Having read a review in the London
Times of Anthony Bourdain’s - A Cook’s Tour in search of the
perfect meal, I was inspired to read what he had to say about
my fellow countrymen, between Marco Pierre White and Gordon
Ramsay it could be true that they have reputations even more
notorious than his...
To me the word tour would suggest a continuous journey around
the globe eating at gourmet restaurants in search for that
perfect meal, but just as I was getting comfortable with Tony
in Vietnam, and enjoying his dining account of some unmentionable
item I found myself back in San Sebastien without even turning
However, that aside this book is a great read for chefs and
travelers alike. Before embarking on his quest for food, Bourdain
sets the scene for each destination - and sets the scene well.
It becomes obvious early on of his real love for Vietnam;
the place, the people and the food.
As ever his style of writing is candid and honest yet respectful
to those who create the dishes that he samples. Bourdain is
one of a few who can write in the same way that he talks.
The initial chapters contain several graphic, shocking accounts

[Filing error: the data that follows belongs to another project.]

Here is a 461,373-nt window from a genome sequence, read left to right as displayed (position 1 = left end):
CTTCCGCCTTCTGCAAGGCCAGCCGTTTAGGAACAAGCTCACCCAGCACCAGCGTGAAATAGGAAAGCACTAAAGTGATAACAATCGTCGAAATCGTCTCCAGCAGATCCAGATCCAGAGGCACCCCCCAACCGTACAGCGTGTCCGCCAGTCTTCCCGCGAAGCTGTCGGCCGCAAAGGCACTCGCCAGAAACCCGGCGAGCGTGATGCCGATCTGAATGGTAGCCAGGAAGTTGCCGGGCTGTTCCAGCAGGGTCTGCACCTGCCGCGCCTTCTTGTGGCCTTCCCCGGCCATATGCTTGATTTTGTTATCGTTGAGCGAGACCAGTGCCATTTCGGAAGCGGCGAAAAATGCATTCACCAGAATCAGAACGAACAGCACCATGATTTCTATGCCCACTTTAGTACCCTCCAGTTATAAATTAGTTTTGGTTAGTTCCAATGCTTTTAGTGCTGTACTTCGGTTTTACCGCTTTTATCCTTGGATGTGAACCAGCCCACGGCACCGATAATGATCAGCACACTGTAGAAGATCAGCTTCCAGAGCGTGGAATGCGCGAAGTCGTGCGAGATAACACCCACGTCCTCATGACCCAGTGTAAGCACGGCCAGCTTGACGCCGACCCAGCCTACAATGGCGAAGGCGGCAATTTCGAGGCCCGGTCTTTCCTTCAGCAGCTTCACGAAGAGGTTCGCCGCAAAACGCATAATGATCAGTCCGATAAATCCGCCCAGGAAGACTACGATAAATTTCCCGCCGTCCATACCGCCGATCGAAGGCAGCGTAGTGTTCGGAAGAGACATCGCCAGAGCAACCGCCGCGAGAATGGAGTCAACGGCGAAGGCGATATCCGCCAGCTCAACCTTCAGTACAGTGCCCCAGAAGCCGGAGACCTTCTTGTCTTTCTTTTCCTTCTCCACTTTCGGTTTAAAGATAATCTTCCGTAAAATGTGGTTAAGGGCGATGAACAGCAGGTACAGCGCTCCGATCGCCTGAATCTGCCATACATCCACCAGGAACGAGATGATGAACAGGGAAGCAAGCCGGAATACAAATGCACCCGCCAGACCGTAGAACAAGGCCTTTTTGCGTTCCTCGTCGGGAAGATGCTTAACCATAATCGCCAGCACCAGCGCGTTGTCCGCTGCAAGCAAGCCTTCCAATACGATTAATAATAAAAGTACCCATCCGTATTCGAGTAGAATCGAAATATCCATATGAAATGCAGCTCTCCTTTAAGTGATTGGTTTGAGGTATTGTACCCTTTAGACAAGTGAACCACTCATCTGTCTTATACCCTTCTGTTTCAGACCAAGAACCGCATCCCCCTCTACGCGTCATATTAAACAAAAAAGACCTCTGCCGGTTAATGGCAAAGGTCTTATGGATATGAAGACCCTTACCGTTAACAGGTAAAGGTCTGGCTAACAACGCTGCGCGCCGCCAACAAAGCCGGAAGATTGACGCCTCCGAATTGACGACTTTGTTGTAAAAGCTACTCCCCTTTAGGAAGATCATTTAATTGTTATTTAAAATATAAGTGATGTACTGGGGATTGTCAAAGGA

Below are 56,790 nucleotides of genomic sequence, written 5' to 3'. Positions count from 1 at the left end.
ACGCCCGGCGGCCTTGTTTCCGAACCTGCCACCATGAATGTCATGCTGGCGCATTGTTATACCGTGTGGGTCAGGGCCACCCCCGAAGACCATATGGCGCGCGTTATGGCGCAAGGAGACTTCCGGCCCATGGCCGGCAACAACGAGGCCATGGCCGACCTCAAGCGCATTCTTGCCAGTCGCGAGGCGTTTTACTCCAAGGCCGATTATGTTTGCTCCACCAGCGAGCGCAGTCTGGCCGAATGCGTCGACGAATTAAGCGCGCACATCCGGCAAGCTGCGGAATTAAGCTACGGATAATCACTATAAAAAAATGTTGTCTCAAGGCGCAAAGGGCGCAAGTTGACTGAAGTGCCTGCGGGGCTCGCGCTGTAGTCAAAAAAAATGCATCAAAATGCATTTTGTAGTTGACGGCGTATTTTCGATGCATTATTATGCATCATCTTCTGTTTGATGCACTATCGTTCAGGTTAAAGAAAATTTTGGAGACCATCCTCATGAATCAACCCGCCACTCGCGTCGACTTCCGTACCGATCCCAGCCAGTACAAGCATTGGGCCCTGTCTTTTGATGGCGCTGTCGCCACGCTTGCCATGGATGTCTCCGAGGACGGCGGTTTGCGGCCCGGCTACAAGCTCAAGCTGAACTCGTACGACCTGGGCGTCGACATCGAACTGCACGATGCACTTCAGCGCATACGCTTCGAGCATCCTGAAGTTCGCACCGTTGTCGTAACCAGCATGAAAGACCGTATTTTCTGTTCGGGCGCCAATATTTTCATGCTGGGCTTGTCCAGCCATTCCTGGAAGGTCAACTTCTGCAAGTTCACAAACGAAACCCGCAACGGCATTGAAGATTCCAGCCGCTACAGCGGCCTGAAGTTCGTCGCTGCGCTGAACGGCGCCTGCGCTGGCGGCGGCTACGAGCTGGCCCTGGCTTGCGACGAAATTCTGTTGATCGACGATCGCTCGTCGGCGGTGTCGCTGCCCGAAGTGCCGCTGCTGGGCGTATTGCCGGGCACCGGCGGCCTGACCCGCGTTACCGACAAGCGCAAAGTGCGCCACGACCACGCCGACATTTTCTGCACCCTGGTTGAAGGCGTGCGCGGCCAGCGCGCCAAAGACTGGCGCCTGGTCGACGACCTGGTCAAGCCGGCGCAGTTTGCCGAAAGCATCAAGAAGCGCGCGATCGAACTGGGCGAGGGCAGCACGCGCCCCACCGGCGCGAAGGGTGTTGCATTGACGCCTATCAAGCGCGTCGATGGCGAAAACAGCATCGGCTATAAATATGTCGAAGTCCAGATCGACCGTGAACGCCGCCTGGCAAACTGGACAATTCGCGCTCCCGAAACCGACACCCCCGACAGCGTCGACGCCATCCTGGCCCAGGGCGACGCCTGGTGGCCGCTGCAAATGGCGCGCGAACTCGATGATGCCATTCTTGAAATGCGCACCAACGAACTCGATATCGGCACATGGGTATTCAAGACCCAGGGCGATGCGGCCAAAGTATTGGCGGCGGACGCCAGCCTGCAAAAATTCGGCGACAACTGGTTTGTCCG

which subside as one progresses through the book. I am not
sure if this is because he had the good fortune to witness
less as time went on, or because he decided to change his
literary focus. It is safe to say that Bourdain’s humor is
well weaved into his writing - that is until you get to the
piece on vegetarians. Vegetarians are an easy target for ridicule,
in this part of the book the non meat eaters are shown no
mercy - it is splendid!
As for his account of the British cooking scene. This section
is a little thin, with so much going on in my homeland and
so many volatile characters to write about, I thought he would
have cleaned up. It was somewhat disappointing with the exception
of his piece on Fergus Henderson. Henderson is a chef who
cooks what Bourdain describes as “un-apologetically English
food” and a man who does battle against “the Health Nazis,
Vegetarian Taliban” (read the book to get the full scoop).
To summarize I would say that the book is well worth reading,
it is light, fun and culinary descriptive. Tony’s humor shines
through and you will never think of a vegetarian the same
Read an Except on Portugal...